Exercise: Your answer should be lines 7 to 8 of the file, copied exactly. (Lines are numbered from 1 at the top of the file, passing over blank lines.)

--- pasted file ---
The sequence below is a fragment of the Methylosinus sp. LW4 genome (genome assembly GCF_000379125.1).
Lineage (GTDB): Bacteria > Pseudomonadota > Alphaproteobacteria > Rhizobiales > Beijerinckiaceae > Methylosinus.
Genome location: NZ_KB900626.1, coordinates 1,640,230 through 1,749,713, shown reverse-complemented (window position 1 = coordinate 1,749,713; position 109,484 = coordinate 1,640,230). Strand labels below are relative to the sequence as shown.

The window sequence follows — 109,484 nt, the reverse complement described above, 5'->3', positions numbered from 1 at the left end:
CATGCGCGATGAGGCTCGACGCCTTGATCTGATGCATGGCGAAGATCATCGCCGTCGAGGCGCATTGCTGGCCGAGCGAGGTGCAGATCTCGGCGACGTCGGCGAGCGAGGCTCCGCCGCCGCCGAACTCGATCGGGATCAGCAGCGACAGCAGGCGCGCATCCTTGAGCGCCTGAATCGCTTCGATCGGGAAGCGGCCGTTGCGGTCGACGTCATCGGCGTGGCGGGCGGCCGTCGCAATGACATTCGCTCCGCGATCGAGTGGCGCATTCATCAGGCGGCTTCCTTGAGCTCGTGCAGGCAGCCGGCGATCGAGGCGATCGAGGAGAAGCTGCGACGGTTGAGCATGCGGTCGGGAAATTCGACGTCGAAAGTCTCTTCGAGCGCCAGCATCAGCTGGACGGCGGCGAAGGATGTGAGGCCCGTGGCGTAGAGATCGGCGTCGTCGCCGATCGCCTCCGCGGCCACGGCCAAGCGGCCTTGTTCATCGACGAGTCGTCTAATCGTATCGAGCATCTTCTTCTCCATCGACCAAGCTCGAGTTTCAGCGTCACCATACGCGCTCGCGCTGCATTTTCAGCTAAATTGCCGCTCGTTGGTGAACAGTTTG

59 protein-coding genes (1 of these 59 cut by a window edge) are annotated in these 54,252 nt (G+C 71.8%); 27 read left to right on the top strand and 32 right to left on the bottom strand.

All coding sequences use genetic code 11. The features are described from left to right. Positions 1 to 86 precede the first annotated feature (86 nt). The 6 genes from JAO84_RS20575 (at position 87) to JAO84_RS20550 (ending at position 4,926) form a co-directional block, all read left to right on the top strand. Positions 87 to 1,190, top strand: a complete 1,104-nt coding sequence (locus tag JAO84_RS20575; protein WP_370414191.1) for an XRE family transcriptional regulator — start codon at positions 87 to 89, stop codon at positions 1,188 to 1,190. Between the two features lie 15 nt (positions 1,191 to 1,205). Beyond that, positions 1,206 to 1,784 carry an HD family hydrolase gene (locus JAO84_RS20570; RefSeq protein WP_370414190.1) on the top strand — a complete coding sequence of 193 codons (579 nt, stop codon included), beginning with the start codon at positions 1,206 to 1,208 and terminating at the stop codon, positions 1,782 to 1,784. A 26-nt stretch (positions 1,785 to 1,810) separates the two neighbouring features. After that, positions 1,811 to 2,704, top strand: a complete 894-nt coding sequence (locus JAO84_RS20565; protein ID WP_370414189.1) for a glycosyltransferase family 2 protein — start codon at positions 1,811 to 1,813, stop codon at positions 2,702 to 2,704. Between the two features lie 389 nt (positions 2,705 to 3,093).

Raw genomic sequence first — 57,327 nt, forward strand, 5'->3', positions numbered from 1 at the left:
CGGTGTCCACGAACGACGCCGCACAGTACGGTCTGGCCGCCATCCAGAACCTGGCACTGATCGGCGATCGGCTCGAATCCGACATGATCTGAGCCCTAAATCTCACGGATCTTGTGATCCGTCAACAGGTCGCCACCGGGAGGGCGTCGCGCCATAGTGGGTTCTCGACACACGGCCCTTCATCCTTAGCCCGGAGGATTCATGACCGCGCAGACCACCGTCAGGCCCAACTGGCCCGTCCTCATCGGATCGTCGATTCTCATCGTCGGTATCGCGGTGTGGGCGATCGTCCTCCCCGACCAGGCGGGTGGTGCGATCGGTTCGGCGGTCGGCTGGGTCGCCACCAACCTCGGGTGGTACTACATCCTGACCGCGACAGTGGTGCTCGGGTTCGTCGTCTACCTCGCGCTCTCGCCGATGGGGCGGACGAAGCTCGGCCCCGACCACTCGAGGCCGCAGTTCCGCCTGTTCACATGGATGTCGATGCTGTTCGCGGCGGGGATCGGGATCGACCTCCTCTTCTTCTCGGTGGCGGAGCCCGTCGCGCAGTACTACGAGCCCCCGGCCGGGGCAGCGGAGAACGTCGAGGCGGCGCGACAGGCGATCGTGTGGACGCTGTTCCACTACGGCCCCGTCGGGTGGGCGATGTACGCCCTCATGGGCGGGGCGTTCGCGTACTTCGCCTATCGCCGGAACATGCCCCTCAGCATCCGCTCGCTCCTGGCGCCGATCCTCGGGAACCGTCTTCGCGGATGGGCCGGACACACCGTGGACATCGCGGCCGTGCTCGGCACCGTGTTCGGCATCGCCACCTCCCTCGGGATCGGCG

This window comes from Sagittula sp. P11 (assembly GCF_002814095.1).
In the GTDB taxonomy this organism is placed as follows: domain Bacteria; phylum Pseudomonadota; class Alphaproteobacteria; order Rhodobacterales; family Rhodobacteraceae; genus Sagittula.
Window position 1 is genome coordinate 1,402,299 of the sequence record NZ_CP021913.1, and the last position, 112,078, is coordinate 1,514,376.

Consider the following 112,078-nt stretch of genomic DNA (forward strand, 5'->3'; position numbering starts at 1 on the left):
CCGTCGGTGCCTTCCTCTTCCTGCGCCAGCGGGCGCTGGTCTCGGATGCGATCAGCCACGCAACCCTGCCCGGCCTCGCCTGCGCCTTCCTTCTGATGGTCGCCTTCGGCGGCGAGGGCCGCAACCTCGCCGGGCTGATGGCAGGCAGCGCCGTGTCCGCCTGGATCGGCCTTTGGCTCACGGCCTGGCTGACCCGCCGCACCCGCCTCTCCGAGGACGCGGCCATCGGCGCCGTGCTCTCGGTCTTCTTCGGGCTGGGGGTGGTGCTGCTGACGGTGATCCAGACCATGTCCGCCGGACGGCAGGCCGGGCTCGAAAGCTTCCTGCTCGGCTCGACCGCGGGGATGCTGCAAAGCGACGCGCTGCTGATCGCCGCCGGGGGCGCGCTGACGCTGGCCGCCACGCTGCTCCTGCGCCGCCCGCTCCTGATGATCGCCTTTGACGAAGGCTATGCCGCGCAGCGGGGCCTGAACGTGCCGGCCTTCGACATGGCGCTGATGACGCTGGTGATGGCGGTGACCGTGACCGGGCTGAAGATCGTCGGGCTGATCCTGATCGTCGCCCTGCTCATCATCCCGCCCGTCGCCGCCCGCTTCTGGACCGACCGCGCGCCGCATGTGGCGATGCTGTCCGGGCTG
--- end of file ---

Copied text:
All coding sequences use genetic code 11. The features are described from left to right. Positions 1 to 86 precede the first annotated feature (86 nt). The 6 genes from JAO84_RS20575 (at position 87) to JAO84_RS20550 (ending at position 4,926) form a co-directional block, all read left to right on the top strand. Positions 87 to 1,190, top strand: a complete 1,104-nt coding sequence (locus tag JAO84_RS20575; protein WP_370414191.1) for an XRE family transcriptional regulator — start codon at positions 87 to 89, stop codon at positions 1,188 to 1,190. Between the two features lie 15 nt (positions 1,191 to 1,205). Beyond that, positions 1,206 to 1,784 carry an HD family hydrolase gene (locus JAO84_RS20570; RefSeq protein WP_370414190.1) on the top strand — a complete coding sequence of 193 codons (579 nt, stop codon included), beginning with the start codon at positions 1,206 to 1,208 and terminating at the stop codon, positions 1,782 to 1,784. A 26-nt stretch (positions 1,785 to 1,810) separates the two neighbouring features. After that, positions 1,811 to 2,704, top strand: a complete 894-nt coding sequence (locus JAO84_RS20565; protein ID WP_370414189.1) for a glycosyltransferase family 2 protein — start codon at positions 1,811 to 1,813, stop codon at positions 2,702 to 2,704. Between the two features lie 389 nt (positions 2,705 to 3,093).

Raw genomic sequence first — 57,327 nt, forward strand, 5'->3', positions numbered from 1 at the left: